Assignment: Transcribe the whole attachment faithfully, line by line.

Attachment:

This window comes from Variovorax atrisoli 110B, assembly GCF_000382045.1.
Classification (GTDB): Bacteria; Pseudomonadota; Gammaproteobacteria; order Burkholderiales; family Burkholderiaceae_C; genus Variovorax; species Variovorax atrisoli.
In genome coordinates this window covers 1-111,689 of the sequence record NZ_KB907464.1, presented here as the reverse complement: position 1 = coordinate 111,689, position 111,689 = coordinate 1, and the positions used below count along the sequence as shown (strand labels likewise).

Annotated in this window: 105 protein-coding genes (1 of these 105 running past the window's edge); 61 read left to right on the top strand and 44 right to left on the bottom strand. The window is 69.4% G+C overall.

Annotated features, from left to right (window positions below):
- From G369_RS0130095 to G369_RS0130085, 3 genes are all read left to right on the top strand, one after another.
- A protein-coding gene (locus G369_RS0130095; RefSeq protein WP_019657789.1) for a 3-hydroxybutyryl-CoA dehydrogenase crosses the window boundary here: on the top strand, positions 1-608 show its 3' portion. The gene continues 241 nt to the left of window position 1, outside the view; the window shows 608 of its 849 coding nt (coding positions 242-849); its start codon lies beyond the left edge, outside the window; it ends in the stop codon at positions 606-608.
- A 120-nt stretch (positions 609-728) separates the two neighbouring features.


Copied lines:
This window comes from Variovorax atrisoli 110B, assembly GCF_000382045.1.
Classification (GTDB): Bacteria; Pseudomonadota; Gammaproteobacteria; order Burkholderiales; family Burkholderiaceae_C; genus Variovorax; species Variovorax atrisoli.
In genome coordinates this window covers 1-111,689 of the sequence record NZ_KB907464.1, presented here as the reverse complement: position 1 = coordinate 111,689, position 111,689 = coordinate 1, and the positions used below count along the sequence as shown (strand labels likewise).

Annotated in this window: 105 protein-coding genes (1 of these 105 running past the window's edge); 61 read left to right on the top strand and 44 right to left on the bottom strand. The window is 69.4% G+C overall.

Annotated features, from left to right (window positions below):
- From G369_RS0130095 to G369_RS0130085, 3 genes are all read left to right on the top strand, one after another.
- A protein-coding gene (locus G369_RS0130095; RefSeq protein WP_019657789.1) for a 3-hydroxybutyryl-CoA dehydrogenase crosses the window boundary here: on the top strand, positions 1-608 show its 3' portion. The gene continues 241 nt to the left of window position 1, outside the view; the window shows 608 of its 849 coding nt (coding positions 242-849); its start codon lies beyond the left edge, outside the window; it ends in the stop codon at positions 606-608.
- A 120-nt stretch (positions 609-728) separates the two neighbouring features.